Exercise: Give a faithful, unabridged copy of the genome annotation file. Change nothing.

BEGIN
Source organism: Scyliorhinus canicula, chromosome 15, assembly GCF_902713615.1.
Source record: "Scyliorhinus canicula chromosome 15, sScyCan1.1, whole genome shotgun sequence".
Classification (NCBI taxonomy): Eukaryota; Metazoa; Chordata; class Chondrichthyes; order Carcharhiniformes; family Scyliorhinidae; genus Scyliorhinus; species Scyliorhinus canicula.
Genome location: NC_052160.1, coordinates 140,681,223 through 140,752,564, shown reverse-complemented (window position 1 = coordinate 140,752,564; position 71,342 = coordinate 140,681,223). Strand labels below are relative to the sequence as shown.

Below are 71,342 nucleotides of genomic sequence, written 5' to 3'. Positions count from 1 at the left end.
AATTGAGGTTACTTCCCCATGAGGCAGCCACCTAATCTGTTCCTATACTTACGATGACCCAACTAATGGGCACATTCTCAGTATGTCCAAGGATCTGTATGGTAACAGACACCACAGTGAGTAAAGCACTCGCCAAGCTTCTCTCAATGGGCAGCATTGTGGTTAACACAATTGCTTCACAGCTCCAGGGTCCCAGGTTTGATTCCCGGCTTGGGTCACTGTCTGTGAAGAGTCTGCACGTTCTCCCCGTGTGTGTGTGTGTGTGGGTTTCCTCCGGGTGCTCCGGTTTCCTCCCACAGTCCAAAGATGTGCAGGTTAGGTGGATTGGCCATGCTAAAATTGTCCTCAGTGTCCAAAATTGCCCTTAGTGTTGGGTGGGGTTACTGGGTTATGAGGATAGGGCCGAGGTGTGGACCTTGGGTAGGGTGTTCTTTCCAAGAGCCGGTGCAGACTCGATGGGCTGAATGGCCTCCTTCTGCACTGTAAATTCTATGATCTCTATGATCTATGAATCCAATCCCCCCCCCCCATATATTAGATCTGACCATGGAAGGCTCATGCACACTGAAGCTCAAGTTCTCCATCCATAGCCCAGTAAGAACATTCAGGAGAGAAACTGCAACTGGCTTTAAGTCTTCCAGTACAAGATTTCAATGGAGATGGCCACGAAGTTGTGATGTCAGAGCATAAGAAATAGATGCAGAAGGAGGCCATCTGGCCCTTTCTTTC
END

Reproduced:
Source organism: Scyliorhinus canicula, chromosome 15, assembly GCF_902713615.1.
Source record: "Scyliorhinus canicula chromosome 15, sScyCan1.1, whole genome shotgun sequence".
Classification (NCBI taxonomy): Eukaryota; Metazoa; Chordata; class Chondrichthyes; order Carcharhiniformes; family Scyliorhinidae; genus Scyliorhinus; species Scyliorhinus canicula.
Genome location: NC_052160.1, coordinates 140,681,223 through 140,752,564, shown reverse-complemented (window position 1 = coordinate 140,752,564; position 71,342 = coordinate 140,681,223). Strand labels below are relative to the sequence as shown.

Below are 71,342 nucleotides of genomic sequence, written 5' to 3'. Positions count from 1 at the left end.
AATTGAGGTTACTTCCCCATGAGGCAGCCACCTAATCTGTTCCTATACTTACGATGACCCAACTAATGGGCACATTCTCAGTATGTCCAAGGATCTGTATGGTAACAGACACCACAGTGAGTAAAGCACTCGCCAAGCTTCTCTCAATGGGCAGCATTGTGGTTAACACAATTGCTTCACAGCTCCAGGGTCCCAGGTTTGATTCCCGGCTTGGGTCACTGTCTGTGAAGAGTCTGCACGTTCTCCCCGTGTGTGTGTGTGTGTGGGTTTCCTCCGGGTGCTCCGGTTTCCTCCCACAGTCCAAAGATGTGCAGGTTAGGTGGATTGGCCATGCTAAAATTGTCCTCAGTGTCCAAAATTGCCCTTAGTGTTGGGTGGGGTTACTGGGTTATGAGGATAGGGCCGAGGTGTGGACCTTGGGTAGGGTGTTCTTTCCAAGAGCCGGTGCAGACTCGATGGGCTGAATGGCCTCCTTCTGCACTGTAAATTCTATGATCTCTATGATCTATGAATCCAATCCCCCCCCCCCATATATTAGATCTGACCATGGAAGGCTCATGCACACTGAAGCTCAAGTTCTCCATCCATAGCCCAGTAAGAACATTCAGGAGAGAAACTGCAACTGGCTTTAAGTCTTCCAGTACAAGATTTCAATGGAGATGGCCACGAAGTTGTGATGTCAGAGCATAAGAAATAGATGCAGAAGGAGGCCATCTGGCCCTTTCTTTC